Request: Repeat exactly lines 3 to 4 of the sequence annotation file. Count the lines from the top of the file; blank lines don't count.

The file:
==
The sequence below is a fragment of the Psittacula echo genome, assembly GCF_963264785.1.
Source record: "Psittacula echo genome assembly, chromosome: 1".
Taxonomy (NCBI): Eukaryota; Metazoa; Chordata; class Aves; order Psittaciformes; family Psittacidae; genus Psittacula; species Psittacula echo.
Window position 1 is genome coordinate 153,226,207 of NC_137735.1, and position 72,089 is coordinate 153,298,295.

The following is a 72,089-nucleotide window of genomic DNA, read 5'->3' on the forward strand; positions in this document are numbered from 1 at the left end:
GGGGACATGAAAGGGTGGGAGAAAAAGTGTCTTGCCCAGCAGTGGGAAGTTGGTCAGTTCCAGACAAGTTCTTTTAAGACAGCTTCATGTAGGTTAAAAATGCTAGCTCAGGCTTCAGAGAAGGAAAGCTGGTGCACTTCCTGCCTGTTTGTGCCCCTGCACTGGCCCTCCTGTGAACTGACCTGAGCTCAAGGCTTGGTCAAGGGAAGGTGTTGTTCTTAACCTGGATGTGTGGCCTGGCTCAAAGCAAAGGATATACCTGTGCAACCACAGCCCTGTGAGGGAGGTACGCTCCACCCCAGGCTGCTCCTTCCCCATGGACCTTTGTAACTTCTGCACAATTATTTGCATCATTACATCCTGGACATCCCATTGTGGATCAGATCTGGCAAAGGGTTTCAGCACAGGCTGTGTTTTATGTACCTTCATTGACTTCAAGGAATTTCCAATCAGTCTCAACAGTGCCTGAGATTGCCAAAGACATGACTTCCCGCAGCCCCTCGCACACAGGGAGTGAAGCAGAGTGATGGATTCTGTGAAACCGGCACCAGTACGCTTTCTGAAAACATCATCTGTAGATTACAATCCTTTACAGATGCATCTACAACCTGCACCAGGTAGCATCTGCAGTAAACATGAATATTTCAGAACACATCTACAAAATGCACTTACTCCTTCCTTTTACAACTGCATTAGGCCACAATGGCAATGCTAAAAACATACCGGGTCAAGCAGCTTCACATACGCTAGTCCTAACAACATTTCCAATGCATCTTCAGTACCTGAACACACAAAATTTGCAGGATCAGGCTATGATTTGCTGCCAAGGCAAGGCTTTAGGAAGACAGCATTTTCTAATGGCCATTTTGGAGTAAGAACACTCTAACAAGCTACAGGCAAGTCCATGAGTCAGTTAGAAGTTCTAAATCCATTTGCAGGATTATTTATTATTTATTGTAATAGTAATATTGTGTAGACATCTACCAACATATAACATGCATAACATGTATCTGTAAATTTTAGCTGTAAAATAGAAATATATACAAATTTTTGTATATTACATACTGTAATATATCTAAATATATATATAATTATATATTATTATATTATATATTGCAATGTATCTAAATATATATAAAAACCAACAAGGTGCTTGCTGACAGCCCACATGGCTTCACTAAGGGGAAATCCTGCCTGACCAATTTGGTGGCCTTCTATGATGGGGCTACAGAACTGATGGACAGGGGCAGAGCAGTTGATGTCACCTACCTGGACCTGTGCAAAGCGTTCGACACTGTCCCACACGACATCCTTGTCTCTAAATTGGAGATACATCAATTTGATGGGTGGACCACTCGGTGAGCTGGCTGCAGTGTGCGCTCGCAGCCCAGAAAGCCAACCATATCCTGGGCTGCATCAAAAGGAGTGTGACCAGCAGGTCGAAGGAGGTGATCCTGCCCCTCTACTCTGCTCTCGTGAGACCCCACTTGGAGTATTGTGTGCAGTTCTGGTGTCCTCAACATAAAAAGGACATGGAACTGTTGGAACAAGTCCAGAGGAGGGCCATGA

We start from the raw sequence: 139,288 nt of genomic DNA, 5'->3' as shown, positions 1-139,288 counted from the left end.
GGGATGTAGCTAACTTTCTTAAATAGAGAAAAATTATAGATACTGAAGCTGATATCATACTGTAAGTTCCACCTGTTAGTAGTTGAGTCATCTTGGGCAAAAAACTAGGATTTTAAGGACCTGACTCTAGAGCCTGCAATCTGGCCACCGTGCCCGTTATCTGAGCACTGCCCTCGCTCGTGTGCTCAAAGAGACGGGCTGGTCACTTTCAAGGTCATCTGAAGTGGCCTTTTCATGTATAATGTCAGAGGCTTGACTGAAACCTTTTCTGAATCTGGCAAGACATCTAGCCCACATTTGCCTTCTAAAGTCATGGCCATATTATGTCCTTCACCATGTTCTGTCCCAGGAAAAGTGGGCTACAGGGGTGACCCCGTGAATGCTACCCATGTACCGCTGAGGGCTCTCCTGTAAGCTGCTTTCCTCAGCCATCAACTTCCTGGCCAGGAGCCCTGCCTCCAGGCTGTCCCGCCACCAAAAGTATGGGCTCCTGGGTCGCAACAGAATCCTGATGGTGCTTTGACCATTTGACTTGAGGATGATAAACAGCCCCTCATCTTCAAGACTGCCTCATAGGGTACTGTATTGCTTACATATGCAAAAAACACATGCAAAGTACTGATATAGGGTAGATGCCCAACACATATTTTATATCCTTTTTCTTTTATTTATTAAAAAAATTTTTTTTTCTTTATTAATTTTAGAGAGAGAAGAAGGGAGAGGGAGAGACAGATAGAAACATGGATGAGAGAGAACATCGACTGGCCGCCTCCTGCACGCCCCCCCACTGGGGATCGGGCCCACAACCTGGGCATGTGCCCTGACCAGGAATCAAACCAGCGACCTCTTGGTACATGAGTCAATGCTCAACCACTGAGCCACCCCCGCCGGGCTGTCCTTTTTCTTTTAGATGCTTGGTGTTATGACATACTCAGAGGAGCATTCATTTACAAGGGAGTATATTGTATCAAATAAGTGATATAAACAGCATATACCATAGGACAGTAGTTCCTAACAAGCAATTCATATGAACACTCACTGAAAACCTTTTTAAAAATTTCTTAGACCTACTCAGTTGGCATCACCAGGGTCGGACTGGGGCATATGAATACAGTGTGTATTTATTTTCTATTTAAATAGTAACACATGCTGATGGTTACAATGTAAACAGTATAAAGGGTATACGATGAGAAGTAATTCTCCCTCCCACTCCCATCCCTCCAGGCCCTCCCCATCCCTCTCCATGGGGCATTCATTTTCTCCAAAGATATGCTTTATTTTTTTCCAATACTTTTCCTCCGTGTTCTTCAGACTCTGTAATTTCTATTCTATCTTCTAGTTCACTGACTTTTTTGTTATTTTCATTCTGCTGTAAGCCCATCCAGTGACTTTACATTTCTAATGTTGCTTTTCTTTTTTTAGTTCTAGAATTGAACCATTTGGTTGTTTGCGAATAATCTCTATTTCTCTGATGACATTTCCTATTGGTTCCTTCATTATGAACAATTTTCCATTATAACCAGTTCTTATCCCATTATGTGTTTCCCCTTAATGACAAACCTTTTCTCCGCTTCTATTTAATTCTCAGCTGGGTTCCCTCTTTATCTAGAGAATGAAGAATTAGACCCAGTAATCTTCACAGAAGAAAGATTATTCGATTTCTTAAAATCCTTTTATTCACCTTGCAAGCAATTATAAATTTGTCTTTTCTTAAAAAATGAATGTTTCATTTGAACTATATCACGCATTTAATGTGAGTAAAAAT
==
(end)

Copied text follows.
Taxonomy (NCBI): Eukaryota; Metazoa; Chordata; class Aves; order Psittaciformes; family Psittacidae; genus Psittacula; species Psittacula echo.
Window position 1 is genome coordinate 153,226,207 of NC_137735.1, and position 72,089 is coordinate 153,298,295.